Those arguments that are made, that the inferior race are to be treated with as much allowance as they are capable of enjoying; that as much is to be done for them as their condition will allow. What are these arguments? They are the arguments that kings have made for enslaving the people in all ages of the world. You will find that all the arguments in favor of kingcraft were of this class; they always bestrode the necks of the people, not that they wanted to do it, but because the people were better off for being ridden. That is their argument, and this argument of the Judge is the same old serpent that says you work and I eat, you toil and I will enjoy the fruits of it. Turn in whatever way you willwhether it comes from the mouth of a King, an excuse for enslaving the people of his country, or from the mouth of men of one race as a reason for enslaving the men of another race, it is all the same old serpent, and I hold if that course of argumentation that is made for the purpose of convincing the public mind that we should not care about this, should be granted, it does not stop with the negro.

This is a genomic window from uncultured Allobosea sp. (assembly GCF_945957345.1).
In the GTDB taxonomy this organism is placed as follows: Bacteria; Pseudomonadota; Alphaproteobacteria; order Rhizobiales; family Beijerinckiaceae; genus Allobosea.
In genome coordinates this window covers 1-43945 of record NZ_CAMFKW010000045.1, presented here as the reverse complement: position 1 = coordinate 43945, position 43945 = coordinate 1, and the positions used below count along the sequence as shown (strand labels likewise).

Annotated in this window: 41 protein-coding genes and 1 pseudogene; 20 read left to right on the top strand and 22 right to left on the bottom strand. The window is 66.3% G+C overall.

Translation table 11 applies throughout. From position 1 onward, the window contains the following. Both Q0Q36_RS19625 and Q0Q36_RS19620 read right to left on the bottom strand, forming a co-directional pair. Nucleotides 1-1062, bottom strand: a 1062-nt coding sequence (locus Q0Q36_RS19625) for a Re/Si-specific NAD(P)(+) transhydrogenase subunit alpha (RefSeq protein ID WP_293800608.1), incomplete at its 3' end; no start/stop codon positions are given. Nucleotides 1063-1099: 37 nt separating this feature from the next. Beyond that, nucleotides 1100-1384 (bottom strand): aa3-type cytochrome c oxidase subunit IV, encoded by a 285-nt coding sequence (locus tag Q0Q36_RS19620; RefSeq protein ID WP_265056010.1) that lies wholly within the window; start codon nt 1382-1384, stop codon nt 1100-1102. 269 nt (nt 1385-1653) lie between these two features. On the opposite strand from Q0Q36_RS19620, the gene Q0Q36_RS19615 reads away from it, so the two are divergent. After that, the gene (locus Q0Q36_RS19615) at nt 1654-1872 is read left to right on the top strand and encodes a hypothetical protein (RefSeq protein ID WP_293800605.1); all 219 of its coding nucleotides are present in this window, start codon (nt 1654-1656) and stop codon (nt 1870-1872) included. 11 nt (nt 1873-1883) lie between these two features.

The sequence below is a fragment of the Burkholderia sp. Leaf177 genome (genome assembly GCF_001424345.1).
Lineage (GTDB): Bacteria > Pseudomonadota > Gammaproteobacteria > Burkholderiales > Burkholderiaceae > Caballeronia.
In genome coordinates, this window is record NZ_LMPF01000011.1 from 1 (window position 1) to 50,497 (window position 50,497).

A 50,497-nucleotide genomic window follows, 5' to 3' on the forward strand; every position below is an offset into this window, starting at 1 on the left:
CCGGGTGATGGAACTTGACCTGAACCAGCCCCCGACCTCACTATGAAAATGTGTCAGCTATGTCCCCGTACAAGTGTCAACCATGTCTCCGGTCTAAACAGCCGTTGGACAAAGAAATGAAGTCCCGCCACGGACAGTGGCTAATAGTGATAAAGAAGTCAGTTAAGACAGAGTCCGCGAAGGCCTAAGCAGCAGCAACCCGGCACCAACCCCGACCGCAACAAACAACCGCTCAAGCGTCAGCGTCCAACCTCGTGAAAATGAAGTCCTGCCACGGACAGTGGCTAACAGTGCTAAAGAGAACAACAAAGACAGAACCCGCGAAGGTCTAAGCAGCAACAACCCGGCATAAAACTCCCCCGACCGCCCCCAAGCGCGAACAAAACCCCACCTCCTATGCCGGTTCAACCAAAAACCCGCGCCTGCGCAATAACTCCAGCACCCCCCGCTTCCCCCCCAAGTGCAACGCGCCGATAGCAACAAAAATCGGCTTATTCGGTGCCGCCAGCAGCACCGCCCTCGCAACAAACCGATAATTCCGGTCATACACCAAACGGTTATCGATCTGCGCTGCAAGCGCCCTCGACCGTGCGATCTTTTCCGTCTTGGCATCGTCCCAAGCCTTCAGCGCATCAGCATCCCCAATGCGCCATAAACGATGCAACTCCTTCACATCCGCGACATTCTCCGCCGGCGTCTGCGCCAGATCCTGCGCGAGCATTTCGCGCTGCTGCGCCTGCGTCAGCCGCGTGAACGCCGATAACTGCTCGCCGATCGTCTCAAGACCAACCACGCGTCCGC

A house divided against itself cannot stand. I believe this government cannot endure, permanently half slave and half free. I do not expect the Union to be dissolvedI do not expect the house to fallbut I do expect it will cease to be divided. It will become all one thing, or all the other.
I am exceedingly anxious that this Union, the Constitution, and the liberties of the people shall be perpetuated in accordance with the original idea for which that struggle was made, and I shall be most happy indeed if I shall be an humble instrument in the hands of the Almighty, and of this, his almost chosen people, for perpetuating the object of that great struggle.